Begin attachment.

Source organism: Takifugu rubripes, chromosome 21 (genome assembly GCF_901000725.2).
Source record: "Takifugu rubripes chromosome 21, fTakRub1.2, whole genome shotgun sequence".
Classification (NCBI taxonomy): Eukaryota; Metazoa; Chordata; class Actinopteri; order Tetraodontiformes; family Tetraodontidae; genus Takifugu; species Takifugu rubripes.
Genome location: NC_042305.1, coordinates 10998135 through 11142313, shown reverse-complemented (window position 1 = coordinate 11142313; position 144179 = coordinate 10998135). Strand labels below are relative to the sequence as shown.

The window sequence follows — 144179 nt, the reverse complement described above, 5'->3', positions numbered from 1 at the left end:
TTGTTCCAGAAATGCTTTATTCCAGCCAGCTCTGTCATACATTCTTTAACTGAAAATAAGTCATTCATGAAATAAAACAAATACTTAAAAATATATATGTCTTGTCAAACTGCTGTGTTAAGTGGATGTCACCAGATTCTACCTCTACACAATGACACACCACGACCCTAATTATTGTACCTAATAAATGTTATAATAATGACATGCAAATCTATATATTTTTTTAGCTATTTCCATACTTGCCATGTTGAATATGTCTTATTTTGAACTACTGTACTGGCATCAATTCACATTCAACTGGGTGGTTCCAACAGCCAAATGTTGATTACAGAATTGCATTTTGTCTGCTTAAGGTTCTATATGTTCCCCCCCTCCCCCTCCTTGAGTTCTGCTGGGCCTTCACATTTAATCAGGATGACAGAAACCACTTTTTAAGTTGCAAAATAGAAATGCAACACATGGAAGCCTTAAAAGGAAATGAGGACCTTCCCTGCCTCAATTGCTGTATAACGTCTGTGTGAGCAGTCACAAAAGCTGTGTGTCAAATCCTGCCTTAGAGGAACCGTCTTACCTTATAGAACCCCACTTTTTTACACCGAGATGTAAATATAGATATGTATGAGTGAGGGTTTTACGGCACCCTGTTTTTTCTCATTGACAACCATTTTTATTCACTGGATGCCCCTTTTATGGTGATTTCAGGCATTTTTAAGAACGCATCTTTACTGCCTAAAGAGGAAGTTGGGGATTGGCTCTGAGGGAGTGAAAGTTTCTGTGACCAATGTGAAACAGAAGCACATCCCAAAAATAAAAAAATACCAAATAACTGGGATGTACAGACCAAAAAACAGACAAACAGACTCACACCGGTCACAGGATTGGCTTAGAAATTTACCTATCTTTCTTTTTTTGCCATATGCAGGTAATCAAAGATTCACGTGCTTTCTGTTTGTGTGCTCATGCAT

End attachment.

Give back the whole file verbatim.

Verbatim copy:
Source organism: Takifugu rubripes, chromosome 21 (genome assembly GCF_901000725.2).
Source record: "Takifugu rubripes chromosome 21, fTakRub1.2, whole genome shotgun sequence".
Classification (NCBI taxonomy): Eukaryota; Metazoa; Chordata; class Actinopteri; order Tetraodontiformes; family Tetraodontidae; genus Takifugu; species Takifugu rubripes.
Genome location: NC_042305.1, coordinates 10998135 through 11142313, shown reverse-complemented (window position 1 = coordinate 11142313; position 144179 = coordinate 10998135). Strand labels below are relative to the sequence as shown.

The window sequence follows — 144179 nt, the reverse complement described above, 5'->3', positions numbered from 1 at the left end:
TTGTTCCAGAAATGCTTTATTCCAGCCAGCTCTGTCATACATTCTTTAACTGAAAATAAGTCATTCATGAAATAAAACAAATACTTAAAAATATATATGTCTTGTCAAACTGCTGTGTTAAGTGGATGTCACCAGATTCTACCTCTACACAATGACACACCACGACCCTAATTATTGTACCTAATAAATGTTATAATAATGACATGCAAATCTATATATTTTTTTAGCTATTTCCATACTTGCCATGTTGAATATGTCTTATTTTGAACTACTGTACTGGCATCAATTCACATTCAACTGGGTGGTTCCAACAGCCAAATGTTGATTACAGAATTGCATTTTGTCTGCTTAAGGTTCTATATGTTCCCCCCCTCCCCCTCCTTGAGTTCTGCTGGGCCTTCACATTTAATCAGGATGACAGAAACCACTTTTTAAGTTGCAAAATAGAAATGCAACACATGGAAGCCTTAAAAGGAAATGAGGACCTTCCCTGCCTCAATTGCTGTATAACGTCTGTGTGAGCAGTCACAAAAGCTGTGTGTCAAATCCTGCCTTAGAGGAACCGTCTTACCTTATAGAACCCCACTTTTTTACACCGAGATGTAAATATAGATATGTATGAGTGAGGGTTTTACGGCACCCTGTTTTTTCTCATTGACAACCATTTTTATTCACTGGATGCCCCTTTTATGGTGATTTCAGGCATTTTTAAGAACGCATCTTTACTGCCTAAAGAGGAAGTTGGGGATTGGCTCTGAGGGAGTGAAAGTTTCTGTGACCAATGTGAAACAGAAGCACATCCCAAAAATAAAAAAATACCAAATAACTGGGATGTACAGACCAAAAAACAGACAAACAGACTCACACCGGTCACAGGATTGGCTTAGAAATTTACCTATCTTTCTTTTTTTGCCATATGCAGGTAATCAAAGATTCACGTGCTTTCTGTTTGTGTGCTCATGCAT